By the end of the day, I wholeheartedly believe I can speak for just about everyone, in that we all had a full, eventful, educating, enriching and fun day that left us all a little tired, mostly at maximum mental capacity, full in personal connections and experiences, more connected with our local communities and government, and definitely overly excited for what next month’s Focus Session will bring.
Driving home from work on Thursday September 12, 2019, the night before VCLA Day One, I was giddy with excitement and gratitude thinking about VCLA starting the next day. I have worked continuously, one way or another since I was 12 years old when I first starting delivering magazines on my bike. However, I have not previously had an opportunity for formal personal development. Therefore, I view my time in VCLA as a gift.
I have not ever really thought about my personal strengths or picking a career that built upon them. I have always loved solving puzzles. Aside from the summer after my junior year at CSUN, when I briefly thought about getting a teaching credential (which was an acceptable career for women in 1981), I thought I wanted to be an attorney-advocate since childhood.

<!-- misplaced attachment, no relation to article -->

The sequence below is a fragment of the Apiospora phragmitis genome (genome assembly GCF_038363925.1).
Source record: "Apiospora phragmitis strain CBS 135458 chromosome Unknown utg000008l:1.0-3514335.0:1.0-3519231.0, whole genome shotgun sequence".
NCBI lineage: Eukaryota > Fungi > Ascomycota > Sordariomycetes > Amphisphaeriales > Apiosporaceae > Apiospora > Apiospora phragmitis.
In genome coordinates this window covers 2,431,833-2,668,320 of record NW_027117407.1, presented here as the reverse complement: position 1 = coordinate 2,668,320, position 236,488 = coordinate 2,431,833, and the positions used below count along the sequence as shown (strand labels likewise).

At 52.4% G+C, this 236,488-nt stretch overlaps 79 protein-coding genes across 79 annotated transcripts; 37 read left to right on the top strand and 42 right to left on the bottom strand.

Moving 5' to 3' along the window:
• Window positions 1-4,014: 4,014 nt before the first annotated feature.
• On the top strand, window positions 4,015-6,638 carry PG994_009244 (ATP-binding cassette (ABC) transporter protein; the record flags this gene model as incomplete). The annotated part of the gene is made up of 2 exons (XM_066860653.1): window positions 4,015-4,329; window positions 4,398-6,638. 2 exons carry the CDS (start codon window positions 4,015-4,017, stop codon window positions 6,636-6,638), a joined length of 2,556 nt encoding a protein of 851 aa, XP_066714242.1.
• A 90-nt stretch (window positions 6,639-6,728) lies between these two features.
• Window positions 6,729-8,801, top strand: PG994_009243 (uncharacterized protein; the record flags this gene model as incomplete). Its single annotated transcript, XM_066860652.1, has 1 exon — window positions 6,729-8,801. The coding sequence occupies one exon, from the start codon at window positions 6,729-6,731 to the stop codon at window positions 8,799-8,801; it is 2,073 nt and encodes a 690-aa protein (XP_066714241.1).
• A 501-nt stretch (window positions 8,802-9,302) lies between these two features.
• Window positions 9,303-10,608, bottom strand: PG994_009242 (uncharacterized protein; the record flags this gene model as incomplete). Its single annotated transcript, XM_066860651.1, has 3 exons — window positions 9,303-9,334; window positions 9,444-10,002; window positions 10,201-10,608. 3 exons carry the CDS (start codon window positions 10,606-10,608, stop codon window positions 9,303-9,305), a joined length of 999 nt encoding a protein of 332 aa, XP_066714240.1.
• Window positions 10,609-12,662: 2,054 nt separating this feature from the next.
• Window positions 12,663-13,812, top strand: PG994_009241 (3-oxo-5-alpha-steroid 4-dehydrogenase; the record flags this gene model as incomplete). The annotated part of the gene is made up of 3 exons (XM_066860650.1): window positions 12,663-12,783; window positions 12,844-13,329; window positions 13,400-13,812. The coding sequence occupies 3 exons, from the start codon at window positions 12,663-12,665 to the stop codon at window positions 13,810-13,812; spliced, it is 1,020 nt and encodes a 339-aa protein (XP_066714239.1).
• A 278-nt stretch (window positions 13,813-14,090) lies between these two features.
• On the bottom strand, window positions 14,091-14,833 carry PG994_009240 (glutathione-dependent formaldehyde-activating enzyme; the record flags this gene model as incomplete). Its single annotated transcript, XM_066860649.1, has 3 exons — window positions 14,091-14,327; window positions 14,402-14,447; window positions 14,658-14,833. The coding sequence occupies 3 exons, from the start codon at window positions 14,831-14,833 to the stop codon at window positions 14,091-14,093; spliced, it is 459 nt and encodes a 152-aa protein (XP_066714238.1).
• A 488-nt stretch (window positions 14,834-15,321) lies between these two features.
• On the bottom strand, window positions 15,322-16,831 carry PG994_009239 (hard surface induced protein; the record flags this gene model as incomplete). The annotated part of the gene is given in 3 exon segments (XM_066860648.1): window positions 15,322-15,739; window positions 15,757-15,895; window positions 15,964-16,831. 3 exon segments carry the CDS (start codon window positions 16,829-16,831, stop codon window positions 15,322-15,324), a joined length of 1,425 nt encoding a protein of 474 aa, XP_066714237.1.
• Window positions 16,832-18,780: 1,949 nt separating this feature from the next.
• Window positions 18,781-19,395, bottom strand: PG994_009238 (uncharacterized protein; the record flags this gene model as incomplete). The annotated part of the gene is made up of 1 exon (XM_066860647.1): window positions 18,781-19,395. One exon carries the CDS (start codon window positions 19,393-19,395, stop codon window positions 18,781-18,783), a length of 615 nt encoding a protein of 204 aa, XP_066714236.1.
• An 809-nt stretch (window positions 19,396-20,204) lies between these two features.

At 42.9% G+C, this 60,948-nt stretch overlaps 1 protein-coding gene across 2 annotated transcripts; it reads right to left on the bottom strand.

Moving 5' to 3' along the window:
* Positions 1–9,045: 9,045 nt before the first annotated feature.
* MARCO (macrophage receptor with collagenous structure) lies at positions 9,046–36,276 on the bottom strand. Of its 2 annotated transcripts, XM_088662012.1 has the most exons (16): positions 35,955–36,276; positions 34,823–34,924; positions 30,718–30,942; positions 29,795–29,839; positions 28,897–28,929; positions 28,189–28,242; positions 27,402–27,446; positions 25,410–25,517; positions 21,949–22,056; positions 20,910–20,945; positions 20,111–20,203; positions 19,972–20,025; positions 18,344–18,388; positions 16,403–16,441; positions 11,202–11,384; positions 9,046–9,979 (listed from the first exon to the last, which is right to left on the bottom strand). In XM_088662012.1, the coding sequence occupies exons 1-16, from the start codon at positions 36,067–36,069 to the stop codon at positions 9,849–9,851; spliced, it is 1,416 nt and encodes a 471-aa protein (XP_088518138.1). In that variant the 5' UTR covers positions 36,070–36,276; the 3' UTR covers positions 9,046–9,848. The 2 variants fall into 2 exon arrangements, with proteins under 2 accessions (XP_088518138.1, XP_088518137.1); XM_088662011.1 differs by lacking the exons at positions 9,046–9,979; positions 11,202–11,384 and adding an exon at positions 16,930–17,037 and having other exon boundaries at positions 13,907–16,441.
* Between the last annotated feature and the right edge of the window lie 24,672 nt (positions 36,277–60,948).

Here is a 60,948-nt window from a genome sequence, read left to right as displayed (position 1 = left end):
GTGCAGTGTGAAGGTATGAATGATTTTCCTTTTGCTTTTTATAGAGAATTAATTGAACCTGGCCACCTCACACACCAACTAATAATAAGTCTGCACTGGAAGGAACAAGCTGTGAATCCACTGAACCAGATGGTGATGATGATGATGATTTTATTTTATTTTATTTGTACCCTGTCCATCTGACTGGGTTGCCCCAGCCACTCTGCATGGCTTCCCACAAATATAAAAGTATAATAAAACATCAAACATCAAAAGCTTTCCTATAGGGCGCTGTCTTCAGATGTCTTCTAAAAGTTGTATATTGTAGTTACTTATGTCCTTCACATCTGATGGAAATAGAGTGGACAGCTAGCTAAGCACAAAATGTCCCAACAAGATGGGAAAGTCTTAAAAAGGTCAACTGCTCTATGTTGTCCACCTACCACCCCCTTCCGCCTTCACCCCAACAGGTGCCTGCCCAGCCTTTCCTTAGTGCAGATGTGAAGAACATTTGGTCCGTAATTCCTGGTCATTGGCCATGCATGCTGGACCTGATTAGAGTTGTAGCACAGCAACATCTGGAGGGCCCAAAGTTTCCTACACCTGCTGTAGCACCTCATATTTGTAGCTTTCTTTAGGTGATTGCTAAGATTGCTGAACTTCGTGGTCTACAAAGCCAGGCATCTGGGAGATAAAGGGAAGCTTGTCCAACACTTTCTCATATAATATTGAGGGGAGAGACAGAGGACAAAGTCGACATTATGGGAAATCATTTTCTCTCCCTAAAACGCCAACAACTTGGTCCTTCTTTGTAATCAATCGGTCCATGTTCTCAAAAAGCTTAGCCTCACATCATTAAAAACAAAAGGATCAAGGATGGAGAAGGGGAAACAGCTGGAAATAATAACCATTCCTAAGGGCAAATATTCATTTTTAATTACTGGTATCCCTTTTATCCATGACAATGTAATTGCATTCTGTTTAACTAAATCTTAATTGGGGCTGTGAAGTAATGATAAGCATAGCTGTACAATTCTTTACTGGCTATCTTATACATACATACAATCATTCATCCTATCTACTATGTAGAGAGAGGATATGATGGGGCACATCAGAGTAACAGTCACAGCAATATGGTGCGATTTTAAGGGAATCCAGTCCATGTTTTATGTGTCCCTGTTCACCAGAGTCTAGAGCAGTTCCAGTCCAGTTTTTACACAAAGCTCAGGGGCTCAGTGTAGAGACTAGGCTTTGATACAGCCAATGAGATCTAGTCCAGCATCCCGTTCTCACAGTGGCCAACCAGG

As part of VCLA, all new cohort members are required to take the Clifton Strength Finder. On Day One, Hilary Howard shared her expertise in this area with us. She taught us that we can only build on our strengths, and that we cannot build performance on weakness. This message really resonated with me, especially after running for VUSD School Board last year, and losing. I have spent some time, wasted it seems, over the last year trying to figure out how to identify and improve my weaknesses. However, Ms. Howard’s message taught me that my worldview was backwards, I should be working on maximizing my strengths.
Ms. Howard taught us there are thirty-four prevalent talents, out of which there are thirty-three million combinations. These talents can also be arranged around four main themes: executing, influencing, relationship building and strategic thinking. If you had asked me before I took the Strength Finder which two themes best described me I would have said strategic thinking and executing. However, my top five strengths did not include one strength in executing. My top five strengths include two each in strategic thinking and relationship building, with one in influencing.